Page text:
Favourite D&D edition that’s not 5E

Favourite D&D Edition

  • OD&D

    Votes: 18 6.1%
  • AD&D 1E

    Votes: 43 14.6%
  • AD&D 2E

    Votes: 72 24.5%
  • D&D 3E/3.5

    Votes: 79 26.9%
  • D&D 4E

    Votes: 73 24.8%
  • Other (not 5E)

    Votes: 9 3.1%

  • Total voters
    294

MoonSong

Rules-lawyering drama queen... Be nice plz n_n
Can't decide if its 2e or 3.5. To me 2e will always have a mystique that nothing can compare with. If it had the sorcerer it would be perfect to me. On the other hand 3.5 is the whole opposite, it has the sorcerer and I feel comfortable with it.
 

Zardnaar

Hero
4E would be over represented in a least favorite edition poll. 4E is also over represented in online message boards, out in the wild in online tables it's around 1%.

The fans also spilt the other editions. I voted 2E next favorite is B/X then 1E then 3.X. Doesn't mean I dislike those editions. Hardcore fans of 4E also don't tend to like any other edition, at least they don't say anything nice about it esp 3.X.
 

Fenris-77

Explorer
Also, the opinion of players on basic and 1E is often very tied to their age. If you're old enough to have been playing when they came out you probably have a lot more love for them than someone who only knows them as artifacts. Anyone who opened the 1E Unearthed Arcana for the first time and read the barbarian knows exactly what I mean.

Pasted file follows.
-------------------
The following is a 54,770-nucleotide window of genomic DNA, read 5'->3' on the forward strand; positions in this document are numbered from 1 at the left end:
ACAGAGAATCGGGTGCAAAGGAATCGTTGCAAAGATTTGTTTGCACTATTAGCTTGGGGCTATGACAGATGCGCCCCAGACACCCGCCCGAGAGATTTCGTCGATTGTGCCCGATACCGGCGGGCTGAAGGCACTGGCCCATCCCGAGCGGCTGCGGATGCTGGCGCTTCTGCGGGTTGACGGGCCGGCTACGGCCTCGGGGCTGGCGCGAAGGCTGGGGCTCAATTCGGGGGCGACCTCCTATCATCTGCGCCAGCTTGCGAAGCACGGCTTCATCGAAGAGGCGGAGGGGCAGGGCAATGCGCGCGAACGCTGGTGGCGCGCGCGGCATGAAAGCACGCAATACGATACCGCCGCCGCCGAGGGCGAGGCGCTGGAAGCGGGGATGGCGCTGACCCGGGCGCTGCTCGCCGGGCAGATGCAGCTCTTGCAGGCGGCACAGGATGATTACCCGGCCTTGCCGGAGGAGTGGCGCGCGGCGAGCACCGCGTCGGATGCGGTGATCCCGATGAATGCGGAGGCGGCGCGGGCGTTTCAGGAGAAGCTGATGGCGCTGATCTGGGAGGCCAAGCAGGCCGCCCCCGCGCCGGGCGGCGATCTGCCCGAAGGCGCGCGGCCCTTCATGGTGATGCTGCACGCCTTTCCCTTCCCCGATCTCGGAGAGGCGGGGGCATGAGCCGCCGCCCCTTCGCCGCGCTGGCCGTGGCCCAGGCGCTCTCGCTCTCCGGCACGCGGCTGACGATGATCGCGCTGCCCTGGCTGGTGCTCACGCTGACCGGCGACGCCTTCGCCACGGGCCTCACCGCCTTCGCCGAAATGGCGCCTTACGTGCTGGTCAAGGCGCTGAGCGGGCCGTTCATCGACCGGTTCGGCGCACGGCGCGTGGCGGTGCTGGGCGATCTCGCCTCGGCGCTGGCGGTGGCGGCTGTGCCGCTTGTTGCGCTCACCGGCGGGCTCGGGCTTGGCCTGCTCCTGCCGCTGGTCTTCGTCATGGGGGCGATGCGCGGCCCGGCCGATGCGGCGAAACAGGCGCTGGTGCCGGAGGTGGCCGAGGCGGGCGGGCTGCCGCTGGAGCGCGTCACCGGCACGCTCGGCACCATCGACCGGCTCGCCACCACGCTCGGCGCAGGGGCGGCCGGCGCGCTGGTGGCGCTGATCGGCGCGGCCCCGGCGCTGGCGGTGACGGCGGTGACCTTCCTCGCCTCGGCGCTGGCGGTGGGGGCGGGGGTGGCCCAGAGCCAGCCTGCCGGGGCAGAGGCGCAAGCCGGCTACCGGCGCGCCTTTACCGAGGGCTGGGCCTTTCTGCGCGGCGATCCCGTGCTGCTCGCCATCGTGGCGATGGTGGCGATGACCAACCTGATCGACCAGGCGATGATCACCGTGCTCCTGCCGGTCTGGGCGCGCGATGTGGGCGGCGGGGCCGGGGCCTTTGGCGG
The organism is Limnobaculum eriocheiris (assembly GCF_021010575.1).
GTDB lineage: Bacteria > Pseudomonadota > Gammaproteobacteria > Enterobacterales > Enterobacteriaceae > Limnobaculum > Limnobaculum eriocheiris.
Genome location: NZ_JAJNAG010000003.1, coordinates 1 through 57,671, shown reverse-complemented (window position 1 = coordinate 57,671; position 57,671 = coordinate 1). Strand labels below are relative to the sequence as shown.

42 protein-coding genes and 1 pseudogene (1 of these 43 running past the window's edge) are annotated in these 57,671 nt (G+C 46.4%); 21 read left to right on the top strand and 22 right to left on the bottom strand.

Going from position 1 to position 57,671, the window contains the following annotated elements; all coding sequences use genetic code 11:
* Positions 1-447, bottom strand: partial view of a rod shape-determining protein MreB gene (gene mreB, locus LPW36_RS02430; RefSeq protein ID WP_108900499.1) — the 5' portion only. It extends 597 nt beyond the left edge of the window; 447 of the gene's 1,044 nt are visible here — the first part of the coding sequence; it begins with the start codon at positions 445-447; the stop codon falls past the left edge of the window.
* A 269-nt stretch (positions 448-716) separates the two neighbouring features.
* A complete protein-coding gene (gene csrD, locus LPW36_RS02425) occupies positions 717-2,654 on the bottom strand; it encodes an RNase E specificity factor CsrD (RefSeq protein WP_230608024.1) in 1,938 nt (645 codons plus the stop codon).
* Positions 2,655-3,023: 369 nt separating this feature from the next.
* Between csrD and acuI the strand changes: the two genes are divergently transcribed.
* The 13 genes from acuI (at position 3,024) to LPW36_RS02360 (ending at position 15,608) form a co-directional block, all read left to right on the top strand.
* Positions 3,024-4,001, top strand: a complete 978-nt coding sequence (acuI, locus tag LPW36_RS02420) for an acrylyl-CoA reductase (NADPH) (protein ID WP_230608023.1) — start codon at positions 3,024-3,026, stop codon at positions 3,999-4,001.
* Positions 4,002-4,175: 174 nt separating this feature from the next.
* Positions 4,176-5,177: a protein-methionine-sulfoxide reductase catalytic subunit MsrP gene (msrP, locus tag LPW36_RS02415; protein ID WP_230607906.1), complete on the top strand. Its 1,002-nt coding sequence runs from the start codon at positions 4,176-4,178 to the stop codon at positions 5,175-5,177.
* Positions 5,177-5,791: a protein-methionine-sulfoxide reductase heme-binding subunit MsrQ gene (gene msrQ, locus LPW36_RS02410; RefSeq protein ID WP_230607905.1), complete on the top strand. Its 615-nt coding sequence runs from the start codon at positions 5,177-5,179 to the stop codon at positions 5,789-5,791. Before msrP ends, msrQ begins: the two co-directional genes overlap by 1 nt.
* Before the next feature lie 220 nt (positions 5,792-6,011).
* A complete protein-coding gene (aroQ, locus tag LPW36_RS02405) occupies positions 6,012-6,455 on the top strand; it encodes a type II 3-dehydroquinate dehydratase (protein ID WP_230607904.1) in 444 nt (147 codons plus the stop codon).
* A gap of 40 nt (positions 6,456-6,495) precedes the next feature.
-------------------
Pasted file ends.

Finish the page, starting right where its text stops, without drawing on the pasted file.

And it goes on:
Voadam

Adventurer
Its a tough call for me.

3e d20 with the OGL allowed tons of content and tons of options that are really cool. Downsides of balance issues, LFQW, trap options, and complex DM mechanics.

4e has balance, non/low magical options that work if you want a sword and sorcery or no real loot game, rangers and rogues that work great as strikers, great monster mechanics, evocative planar setup, and a cool mythology. Downsides of no srd, the fiasco of the D&D tools, the deprecation of the paid offline tools that worked, and lots of people hate it. My favored edition for playing with my son when he was younger.

Basic and AD&D were good and I played them from the 80s through the 90s but mechanically I prefer the later systems more.
 

Legatus_Legionis

< BLAH HA Ha ha >
AD&D 2e all the way.

It was the Encyclopedia Magica, the ultimate guide to magical items.

Since my group(s) tends to use treasure types, luckstones, and lots of rolling.

My campaigns are also full of magical items, and magical markets (buy or sell) is a big point in my games.
 

Yaarel

Adventurer
I would rank ...

1. 4e
2. 5e
3. 3e
4. 1e/2e

My frustration with 5e is the unavailability of many things that I love. Psionics. Charisma elf. Magical warrior (swordmage). Nonmagical healer (warlord). Nontheistic cleric.

The list goes on and on.

For me, 5e remains painful.

The part of 5e I love the most is, Wizard as a spontaneous caster, and Bard as a full caster. I love these, and they are probably a major reason why I am still around. These are 4e-isms, but still remarkable in the context of 5e returning to earlier editions.

I appreciate balance and love 4e. I love cantrips. Thank you 4e.
I love the character optimization of 3e. But the imbalance frustrates me.
I appreciating the pioneering of 1e/2e. I played them blended together.

I tend to be a worldbuilder for settings, so core rules that are easy to readapt thematically matter to me.
 

Yaarel

Adventurer